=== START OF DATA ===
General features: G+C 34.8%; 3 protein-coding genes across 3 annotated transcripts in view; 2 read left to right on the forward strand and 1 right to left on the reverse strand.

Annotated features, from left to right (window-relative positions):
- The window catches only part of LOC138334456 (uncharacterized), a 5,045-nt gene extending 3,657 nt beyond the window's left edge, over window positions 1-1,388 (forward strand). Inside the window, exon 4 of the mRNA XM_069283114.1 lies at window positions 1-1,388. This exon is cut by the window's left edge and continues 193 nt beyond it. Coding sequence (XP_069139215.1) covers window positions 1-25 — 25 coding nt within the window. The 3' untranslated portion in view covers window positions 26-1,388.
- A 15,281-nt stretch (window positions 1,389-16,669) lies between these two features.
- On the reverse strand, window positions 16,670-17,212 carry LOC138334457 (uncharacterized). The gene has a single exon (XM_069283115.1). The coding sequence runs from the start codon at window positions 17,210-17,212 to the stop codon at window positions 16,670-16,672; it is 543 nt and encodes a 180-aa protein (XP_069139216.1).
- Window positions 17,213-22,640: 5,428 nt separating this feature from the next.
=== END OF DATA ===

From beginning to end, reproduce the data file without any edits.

General features: G+C 34.8%; 3 protein-coding genes across 3 annotated transcripts in view; 2 read left to right on the forward strand and 1 right to left on the reverse strand.

Annotated features, from left to right (window-relative positions):
- The window catches only part of LOC138334456 (uncharacterized), a 5,045-nt gene extending 3,657 nt beyond the window's left edge, over window positions 1-1,388 (forward strand). Inside the window, exon 4 of the mRNA XM_069283114.1 lies at window positions 1-1,388. This exon is cut by the window's left edge and continues 193 nt beyond it. Coding sequence (XP_069139215.1) covers window positions 1-25 — 25 coding nt within the window. The 3' untranslated portion in view covers window positions 26-1,388.
- A 15,281-nt stretch (window positions 1,389-16,669) lies between these two features.
- On the reverse strand, window positions 16,670-17,212 carry LOC138334457 (uncharacterized). The gene has a single exon (XM_069283115.1). The coding sequence runs from the start codon at window positions 17,210-17,212 to the stop codon at window positions 16,670-16,672; it is 543 nt and encodes a 180-aa protein (XP_069139216.1).
- Window positions 17,213-22,640: 5,428 nt separating this feature from the next.